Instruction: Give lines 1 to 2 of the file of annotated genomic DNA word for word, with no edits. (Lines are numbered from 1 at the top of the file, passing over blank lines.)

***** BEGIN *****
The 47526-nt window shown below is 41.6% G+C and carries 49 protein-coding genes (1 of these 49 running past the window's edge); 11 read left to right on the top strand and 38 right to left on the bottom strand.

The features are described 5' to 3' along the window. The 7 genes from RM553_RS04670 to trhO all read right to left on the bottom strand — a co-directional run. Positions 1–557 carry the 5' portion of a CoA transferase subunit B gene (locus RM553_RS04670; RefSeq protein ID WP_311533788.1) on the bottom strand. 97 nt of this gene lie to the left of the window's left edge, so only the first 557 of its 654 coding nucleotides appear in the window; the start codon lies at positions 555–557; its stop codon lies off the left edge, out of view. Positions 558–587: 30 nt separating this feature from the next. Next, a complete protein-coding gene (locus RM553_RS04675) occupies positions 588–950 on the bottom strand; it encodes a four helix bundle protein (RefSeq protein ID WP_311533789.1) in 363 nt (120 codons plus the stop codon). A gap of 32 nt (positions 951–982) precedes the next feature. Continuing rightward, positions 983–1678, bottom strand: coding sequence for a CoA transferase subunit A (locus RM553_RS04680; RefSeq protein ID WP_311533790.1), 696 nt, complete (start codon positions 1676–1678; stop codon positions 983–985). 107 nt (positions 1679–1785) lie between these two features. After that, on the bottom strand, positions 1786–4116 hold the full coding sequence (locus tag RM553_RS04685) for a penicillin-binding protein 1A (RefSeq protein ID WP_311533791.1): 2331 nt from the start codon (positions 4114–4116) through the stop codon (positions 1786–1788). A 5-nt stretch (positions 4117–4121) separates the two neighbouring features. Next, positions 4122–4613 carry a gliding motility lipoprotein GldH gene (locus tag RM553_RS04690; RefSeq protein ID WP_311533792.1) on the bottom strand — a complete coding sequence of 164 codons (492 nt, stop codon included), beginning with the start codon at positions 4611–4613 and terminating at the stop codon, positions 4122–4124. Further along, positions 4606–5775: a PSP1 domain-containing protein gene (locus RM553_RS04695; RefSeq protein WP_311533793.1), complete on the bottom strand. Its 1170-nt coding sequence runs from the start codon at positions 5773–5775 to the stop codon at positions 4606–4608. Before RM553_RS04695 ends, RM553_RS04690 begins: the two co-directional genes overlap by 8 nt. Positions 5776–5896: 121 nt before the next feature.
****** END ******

The 47526-nt window shown below is 41.6% G+C and carries 49 protein-coding genes (1 of these 49 running past the window's edge); 11 read left to right on the top strand and 38 right to left on the bottom strand.

The features are described 5' to 3' along the window. The 7 genes from RM553_RS04670 to trhO all read right to left on the bottom strand — a co-directional run. Positions 1–557 carry the 5' portion of a CoA transferase subunit B gene (locus RM553_RS04670; RefSeq protein ID WP_311533788.1) on the bottom strand. 97 nt of this gene lie to the left of the window's left edge, so only the first 557 of its 654 coding nucleotides appear in the window; the start codon lies at positions 555–557; its stop codon lies off the left edge, out of view. Positions 558–587: 30 nt separating this feature from the next. Next, a complete protein-coding gene (locus RM553_RS04675) occupies positions 588–950 on the bottom strand; it encodes a four helix bundle protein (RefSeq protein ID WP_311533789.1) in 363 nt (120 codons plus the stop codon). A gap of 32 nt (positions 951–982) precedes the next feature. Continuing rightward, positions 983–1678, bottom strand: coding sequence for a CoA transferase subunit A (locus RM553_RS04680; RefSeq protein ID WP_311533790.1), 696 nt, complete (start codon positions 1676–1678; stop codon positions 983–985). 107 nt (positions 1679–1785) lie between these two features. After that, on the bottom strand, positions 1786–4116 hold the full coding sequence (locus tag RM553_RS04685) for a penicillin-binding protein 1A (RefSeq protein ID WP_311533791.1): 2331 nt from the start codon (positions 4114–4116) through the stop codon (positions 1786–1788). A 5-nt stretch (positions 4117–4121) separates the two neighbouring features. Next, positions 4122–4613 carry a gliding motility lipoprotein GldH gene (locus tag RM553_RS04690; RefSeq protein ID WP_311533792.1) on the bottom strand — a complete coding sequence of 164 codons (492 nt, stop codon included), beginning with the start codon at positions 4611–4613 and terminating at the stop codon, positions 4122–4124. Further along, positions 4606–5775: a PSP1 domain-containing protein gene (locus RM553_RS04695; RefSeq protein WP_311533793.1), complete on the bottom strand. Its 1170-nt coding sequence runs from the start codon at positions 5773–5775 to the stop codon at positions 4606–4608. Before RM553_RS04695 ends, RM553_RS04690 begins: the two co-directional genes overlap by 8 nt. Positions 5776–5896: 121 nt before the next feature.